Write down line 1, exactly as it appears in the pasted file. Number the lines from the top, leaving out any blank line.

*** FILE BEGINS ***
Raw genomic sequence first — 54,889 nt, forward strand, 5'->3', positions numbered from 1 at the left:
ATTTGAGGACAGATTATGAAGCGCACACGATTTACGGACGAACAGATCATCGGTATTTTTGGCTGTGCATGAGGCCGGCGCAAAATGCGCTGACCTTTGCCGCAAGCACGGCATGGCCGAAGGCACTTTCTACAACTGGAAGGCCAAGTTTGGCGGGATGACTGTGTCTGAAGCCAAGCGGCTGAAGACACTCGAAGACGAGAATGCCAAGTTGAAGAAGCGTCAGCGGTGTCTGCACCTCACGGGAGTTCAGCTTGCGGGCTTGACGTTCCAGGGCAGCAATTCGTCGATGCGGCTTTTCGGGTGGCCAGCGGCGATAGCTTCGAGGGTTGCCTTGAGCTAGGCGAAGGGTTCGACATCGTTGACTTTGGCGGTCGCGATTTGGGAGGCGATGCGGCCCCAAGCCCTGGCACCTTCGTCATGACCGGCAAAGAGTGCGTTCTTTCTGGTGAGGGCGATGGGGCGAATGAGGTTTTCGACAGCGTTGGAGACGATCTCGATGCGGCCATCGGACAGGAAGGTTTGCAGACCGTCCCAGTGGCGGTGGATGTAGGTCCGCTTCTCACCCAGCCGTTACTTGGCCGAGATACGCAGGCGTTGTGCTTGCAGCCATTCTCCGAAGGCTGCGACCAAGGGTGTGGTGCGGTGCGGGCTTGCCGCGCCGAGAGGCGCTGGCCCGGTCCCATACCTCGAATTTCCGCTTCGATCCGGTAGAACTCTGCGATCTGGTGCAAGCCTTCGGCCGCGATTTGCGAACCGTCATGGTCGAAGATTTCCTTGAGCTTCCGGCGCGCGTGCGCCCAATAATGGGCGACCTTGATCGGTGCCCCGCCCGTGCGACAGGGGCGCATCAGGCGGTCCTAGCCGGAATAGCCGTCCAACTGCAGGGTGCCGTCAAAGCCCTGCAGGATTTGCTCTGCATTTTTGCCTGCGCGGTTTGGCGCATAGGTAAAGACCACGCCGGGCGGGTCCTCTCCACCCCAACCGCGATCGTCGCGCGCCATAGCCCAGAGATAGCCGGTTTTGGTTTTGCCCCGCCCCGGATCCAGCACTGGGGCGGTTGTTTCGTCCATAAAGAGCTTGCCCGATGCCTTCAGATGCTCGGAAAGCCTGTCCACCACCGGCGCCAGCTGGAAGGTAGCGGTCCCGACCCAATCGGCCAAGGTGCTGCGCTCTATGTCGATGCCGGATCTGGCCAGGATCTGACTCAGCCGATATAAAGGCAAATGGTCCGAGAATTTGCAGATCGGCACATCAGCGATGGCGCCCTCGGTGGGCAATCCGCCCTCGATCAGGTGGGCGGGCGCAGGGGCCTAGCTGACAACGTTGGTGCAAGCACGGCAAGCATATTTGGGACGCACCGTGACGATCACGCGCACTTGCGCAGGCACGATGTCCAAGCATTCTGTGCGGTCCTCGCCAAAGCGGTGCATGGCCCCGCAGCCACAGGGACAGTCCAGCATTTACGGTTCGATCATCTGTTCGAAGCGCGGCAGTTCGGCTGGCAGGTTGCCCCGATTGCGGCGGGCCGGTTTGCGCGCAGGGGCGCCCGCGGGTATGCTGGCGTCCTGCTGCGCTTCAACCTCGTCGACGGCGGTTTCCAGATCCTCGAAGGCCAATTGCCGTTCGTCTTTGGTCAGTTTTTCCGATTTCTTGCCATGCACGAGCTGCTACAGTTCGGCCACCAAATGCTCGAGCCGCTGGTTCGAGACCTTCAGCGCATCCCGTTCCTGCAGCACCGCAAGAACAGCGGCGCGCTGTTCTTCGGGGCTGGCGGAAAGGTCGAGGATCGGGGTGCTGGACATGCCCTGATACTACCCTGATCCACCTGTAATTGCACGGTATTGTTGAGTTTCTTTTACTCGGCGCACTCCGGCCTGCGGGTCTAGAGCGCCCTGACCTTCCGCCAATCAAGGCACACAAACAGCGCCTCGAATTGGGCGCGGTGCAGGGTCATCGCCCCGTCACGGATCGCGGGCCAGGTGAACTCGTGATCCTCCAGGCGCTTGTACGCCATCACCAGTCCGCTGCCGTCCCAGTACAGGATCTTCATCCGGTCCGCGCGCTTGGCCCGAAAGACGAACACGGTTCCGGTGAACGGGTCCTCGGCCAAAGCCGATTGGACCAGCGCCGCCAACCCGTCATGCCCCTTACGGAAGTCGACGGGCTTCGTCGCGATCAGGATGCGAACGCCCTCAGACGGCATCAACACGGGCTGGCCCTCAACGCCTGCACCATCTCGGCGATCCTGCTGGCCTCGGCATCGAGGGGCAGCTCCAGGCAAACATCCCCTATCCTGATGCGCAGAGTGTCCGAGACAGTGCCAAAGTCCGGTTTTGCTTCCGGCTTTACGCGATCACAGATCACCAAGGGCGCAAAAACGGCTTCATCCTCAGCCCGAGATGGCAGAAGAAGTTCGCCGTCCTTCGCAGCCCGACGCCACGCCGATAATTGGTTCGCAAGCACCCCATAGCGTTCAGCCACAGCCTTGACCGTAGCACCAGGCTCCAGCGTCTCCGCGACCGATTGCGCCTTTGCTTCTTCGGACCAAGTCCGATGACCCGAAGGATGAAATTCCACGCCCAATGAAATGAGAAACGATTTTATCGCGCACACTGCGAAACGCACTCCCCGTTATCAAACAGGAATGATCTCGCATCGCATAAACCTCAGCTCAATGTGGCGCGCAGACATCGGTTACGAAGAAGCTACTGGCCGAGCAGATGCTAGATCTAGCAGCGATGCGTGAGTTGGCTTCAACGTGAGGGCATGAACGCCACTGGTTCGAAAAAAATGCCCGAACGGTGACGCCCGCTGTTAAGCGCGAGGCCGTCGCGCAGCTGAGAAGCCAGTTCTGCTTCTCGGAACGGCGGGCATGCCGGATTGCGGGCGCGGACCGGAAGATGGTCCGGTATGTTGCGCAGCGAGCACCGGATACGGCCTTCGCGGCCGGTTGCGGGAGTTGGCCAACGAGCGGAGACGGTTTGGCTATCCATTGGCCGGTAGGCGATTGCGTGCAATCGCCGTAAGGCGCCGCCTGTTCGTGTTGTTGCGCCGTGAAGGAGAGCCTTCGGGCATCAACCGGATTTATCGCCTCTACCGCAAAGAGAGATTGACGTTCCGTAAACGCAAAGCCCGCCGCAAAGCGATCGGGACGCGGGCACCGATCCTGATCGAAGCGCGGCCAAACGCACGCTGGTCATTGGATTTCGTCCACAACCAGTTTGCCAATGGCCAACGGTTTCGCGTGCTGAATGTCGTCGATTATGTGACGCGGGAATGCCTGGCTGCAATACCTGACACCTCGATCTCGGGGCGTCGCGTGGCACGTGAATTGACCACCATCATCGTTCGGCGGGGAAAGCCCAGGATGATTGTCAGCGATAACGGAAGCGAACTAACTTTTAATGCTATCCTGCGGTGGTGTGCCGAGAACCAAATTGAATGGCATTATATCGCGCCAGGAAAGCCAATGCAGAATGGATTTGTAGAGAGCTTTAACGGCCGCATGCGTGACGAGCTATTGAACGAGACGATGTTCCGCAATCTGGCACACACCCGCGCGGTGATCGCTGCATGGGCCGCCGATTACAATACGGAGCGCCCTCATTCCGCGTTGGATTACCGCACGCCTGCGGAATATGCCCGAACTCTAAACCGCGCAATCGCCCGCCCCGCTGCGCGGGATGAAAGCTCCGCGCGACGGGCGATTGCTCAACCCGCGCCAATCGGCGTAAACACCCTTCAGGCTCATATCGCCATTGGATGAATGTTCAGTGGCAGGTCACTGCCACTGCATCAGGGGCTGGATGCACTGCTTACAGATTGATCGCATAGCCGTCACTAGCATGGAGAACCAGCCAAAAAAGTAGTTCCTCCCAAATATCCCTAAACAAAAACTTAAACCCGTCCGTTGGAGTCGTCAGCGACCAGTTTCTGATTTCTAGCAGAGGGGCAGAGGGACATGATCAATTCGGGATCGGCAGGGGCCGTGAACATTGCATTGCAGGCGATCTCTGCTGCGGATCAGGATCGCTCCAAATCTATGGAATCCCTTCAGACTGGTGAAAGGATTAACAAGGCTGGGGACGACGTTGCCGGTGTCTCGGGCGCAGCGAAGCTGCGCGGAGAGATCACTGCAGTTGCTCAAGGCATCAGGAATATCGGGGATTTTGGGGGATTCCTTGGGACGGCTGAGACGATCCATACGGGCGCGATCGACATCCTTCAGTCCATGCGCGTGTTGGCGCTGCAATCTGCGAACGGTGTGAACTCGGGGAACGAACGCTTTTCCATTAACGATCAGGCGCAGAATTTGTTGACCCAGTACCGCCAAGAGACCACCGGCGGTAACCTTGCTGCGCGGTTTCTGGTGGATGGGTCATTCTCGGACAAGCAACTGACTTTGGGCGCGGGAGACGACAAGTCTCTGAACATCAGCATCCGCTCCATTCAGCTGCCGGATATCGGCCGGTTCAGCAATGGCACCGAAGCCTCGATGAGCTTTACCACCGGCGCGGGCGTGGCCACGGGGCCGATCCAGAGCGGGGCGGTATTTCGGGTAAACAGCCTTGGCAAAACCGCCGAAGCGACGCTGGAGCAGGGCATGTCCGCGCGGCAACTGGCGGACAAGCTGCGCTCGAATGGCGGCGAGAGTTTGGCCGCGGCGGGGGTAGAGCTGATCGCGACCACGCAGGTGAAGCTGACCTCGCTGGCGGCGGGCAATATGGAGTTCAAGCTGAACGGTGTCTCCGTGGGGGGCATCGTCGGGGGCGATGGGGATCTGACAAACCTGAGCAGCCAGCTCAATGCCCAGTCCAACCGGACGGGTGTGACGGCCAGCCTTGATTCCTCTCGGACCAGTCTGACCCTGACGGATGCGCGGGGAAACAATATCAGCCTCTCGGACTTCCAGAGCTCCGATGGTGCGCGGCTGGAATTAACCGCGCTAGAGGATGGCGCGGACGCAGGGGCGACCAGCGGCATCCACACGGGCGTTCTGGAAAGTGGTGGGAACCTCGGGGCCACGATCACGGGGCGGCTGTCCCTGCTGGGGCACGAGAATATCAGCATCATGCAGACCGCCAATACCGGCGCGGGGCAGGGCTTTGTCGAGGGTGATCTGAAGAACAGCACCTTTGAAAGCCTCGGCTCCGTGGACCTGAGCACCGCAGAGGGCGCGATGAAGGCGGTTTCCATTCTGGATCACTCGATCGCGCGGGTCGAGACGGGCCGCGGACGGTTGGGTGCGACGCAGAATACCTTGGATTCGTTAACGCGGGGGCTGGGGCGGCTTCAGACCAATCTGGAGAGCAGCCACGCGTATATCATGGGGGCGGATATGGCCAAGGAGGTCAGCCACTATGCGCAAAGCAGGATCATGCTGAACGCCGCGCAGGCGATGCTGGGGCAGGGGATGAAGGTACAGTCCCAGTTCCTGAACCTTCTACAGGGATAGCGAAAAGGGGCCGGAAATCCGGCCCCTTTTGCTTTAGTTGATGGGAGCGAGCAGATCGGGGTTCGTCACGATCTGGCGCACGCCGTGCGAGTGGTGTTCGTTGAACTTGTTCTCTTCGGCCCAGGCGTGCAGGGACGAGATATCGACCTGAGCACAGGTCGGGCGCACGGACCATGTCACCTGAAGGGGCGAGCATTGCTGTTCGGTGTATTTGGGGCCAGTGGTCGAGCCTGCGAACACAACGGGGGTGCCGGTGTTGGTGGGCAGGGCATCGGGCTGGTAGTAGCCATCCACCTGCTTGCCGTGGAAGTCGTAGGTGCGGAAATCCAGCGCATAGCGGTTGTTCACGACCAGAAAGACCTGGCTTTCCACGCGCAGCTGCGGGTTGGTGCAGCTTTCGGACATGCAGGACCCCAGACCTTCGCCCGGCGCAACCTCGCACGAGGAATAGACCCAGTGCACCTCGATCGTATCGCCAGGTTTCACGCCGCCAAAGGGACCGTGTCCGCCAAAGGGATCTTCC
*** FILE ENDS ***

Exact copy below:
Raw genomic sequence first — 54,889 nt, forward strand, 5'->3', positions numbered from 1 at the left: